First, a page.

The Culture 24/7: History and Heritage highlights for April 2012

By Ben Miller | 30 March 2012
A photo of a historic fortress on a grassy hill under a blue sky
Find out more about some dramatic Roman history at Housesteads in Cumbria, which reopens to the public this month
If you know your history, you'll know that York and Hadrian's Wall are two of the best places to head to on a warm spring day. There's good reason to visit both this month, but palaces, ships and Medieval halls are also among a stupendous seven we've spotted for your delectation...

Memories of Childhood, The Farmland Museum and Denny Abbey, Cambridgeshire, from April 1

Nostalgics Anonymous reneges on The Farmland museum for an interactive throwback full of toys, games, old TV shows, nursery rhymes, so-long satire, furniture and relentless reminiscence.

There’s a listening post to hear oral histories and an old-fashioned wooden toy box full of games to keep the Easter holiday masses amused.

Life and Death on Hadrian's Wall, Housesteads Roman Fort, Northumberland, from April 1

Housesteads – a kind of Roman version of a feisty estate, domiciling barracks in a colony known as “the place of effective fighters” on one side, and a tough civilian encampment on the other – was added to Hadrian’s Wall 2,000 years ago.

After a six-month spruce-up, English Heritage is reopening its amazing collection of artefacts, ranging from an ancient winged statue of Victory (returning for the first time since the 19th century) to interpretations of the on-site hospital, building tools, devotional altars, drinking cups from France and shoes. Dramatic living history.

The Wild, the Beautiful and the Damned, Hampton Court Palace, London, from April 4

A seething cauldron of lust and jealousy at the magnificent Hampton Court, where all eyes are on the mistresses at the centre of the oft-adulterous Stuart Court of the late 17th and early 18th centuries.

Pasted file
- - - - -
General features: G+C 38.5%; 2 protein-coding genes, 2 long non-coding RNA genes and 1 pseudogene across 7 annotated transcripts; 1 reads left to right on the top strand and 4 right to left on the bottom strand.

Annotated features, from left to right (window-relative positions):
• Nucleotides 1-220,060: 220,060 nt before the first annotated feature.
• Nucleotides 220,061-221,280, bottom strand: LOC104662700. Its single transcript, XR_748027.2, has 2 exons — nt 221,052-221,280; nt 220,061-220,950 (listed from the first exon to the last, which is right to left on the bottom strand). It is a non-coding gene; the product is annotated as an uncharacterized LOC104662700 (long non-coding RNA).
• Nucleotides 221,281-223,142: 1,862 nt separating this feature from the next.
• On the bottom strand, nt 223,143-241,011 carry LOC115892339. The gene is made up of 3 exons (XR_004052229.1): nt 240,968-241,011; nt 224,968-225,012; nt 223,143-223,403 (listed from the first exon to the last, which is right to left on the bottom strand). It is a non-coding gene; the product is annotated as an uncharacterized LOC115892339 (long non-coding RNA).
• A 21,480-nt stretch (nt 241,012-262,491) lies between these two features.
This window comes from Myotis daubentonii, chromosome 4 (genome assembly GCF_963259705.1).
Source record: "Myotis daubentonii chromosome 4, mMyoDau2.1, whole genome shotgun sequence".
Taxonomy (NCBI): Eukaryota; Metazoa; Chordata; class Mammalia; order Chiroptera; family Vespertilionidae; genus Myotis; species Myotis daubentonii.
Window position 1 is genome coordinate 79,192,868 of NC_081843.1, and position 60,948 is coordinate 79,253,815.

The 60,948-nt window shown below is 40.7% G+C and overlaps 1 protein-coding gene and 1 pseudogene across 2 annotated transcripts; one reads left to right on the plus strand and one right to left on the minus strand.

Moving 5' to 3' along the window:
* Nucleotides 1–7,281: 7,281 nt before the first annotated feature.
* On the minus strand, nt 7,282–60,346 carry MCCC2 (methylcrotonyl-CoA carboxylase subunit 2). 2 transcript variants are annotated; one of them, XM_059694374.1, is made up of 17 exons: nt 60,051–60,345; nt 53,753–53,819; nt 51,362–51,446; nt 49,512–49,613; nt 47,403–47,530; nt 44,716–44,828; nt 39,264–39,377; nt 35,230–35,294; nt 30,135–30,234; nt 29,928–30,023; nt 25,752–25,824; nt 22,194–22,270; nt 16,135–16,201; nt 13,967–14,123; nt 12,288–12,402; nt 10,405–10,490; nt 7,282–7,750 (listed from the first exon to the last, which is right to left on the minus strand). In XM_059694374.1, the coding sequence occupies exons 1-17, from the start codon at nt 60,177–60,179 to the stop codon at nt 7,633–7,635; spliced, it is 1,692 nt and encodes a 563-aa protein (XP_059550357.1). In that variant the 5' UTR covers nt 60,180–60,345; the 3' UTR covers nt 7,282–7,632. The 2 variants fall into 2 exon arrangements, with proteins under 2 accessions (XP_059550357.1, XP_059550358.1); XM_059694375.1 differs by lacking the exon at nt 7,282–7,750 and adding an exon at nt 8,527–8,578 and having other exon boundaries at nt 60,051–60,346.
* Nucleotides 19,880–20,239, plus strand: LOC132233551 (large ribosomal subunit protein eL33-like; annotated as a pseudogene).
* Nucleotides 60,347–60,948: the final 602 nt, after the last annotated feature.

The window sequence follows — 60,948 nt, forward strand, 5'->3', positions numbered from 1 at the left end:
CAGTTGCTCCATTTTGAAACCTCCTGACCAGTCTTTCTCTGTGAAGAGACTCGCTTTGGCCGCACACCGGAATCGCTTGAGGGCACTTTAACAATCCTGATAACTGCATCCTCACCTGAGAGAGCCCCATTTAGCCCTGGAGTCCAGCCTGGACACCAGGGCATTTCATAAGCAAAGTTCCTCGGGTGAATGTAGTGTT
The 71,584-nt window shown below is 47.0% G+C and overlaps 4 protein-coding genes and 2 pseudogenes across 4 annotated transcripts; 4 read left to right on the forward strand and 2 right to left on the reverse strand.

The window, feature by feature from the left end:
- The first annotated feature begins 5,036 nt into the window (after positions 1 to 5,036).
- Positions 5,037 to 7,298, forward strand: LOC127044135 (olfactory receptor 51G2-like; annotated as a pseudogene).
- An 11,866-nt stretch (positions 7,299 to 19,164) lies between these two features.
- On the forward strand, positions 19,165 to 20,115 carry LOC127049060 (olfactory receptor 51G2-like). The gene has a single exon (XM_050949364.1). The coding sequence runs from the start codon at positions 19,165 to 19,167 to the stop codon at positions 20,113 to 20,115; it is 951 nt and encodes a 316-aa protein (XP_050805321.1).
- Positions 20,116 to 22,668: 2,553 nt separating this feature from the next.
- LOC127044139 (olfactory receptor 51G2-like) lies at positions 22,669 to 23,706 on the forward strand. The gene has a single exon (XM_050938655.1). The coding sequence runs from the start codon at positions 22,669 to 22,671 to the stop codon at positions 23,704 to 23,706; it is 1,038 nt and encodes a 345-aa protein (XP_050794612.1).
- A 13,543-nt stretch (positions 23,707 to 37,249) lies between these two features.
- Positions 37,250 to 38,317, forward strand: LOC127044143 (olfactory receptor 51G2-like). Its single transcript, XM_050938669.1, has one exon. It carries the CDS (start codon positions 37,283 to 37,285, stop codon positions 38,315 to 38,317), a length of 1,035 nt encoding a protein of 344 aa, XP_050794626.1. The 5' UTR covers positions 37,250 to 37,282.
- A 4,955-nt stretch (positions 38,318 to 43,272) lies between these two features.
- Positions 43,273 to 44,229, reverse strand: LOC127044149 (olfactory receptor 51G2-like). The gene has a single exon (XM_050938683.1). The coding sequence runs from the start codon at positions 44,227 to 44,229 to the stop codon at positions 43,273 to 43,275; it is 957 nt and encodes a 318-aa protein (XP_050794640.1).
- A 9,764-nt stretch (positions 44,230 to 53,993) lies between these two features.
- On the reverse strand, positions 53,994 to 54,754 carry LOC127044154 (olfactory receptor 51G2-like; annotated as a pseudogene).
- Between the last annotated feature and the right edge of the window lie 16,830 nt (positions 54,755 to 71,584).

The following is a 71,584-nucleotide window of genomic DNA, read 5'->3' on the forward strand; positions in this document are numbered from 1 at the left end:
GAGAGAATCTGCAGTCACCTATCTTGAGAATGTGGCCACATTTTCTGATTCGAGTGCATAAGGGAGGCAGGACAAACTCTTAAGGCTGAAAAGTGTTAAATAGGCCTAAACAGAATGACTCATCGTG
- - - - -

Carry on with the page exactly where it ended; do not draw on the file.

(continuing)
In the exotic Restoration Court, beauty was exploited and used to gain power. Portraits of Charles II’s “principal mistresses”, including Neil Gwyn, could seduce you when they are brought together at the palace for the first time.

1212: The Making of the City, Yorkshire Museum, York, from April 7

It’s 800 years since York was granted a Royal Charter, and it’s probably taken the Yorkshire Museum almost as long to assemble this mighty display of objects, paintings and original manuscripts from a list of majestic venues including York Minster and the Mansion House.

Their contributions will complement Anglo-Saxon sizzler the York Helmet, gothic gem the Middleham Jewel, two shrines dedicated to William, York’s patron Saint, and a special film revealing the surviving Medieval corridors of the city and the ways in which groups and individuals are helping to conserve them for new audiences.

King John's Palace: The Favoured Hunting Lodge of the Plantagenet Kings, Mansfield Museum, Mansfield, until April 28

Just off the Mansfield Road, the 12th century royal residence and hunting lodge of King John’s Palace has enjoyed a tumultuous line of visitors and events since being built by Henry II.

Time Team pitched up there to find out more last year and, to coincide with the TV screening of the episode, Mansfield Museum hosts an exhibition of objects found in the grounds on previous archaeological digs, some of which have never been seen before.

Royal River: Power, Pageantry and the Thames, National Maritime Museum, Greenwich, from April 25; Cutty Sark reopening, Maritime Greenwich, April 26

The River Thames is as much a symbolic route of power as a physical one, and the National Maritime Museum’s new exhibition is certain to win plenty of digital and printed column inches thanks to having David Starkey as guest curator.

Another British institution, the Cutty Sark, also returns, allowing the public an elevated view of the beautiful three-mast clipper. All in all, it’s a wonderful month for a trip to Greenwich.

Dragon Hall reopening, Dragon Hall, Norwich, from April 3

Robert Toppes, the four-time Lord Mayor of Norwich and MP for the city during the 15th century, also found time to build a crown roof in 1430 for the city’s celebrated Dragon Hall, a Medieval merchant trading hall on a site with signs of human habitation thought to date from 1,000 years ago.

It reopens with tours of the building voiced by actress Diana Quick, whose thespian tones tell tales of the history, features, architecture and stories behind this hidden survivor of the Middle Ages.
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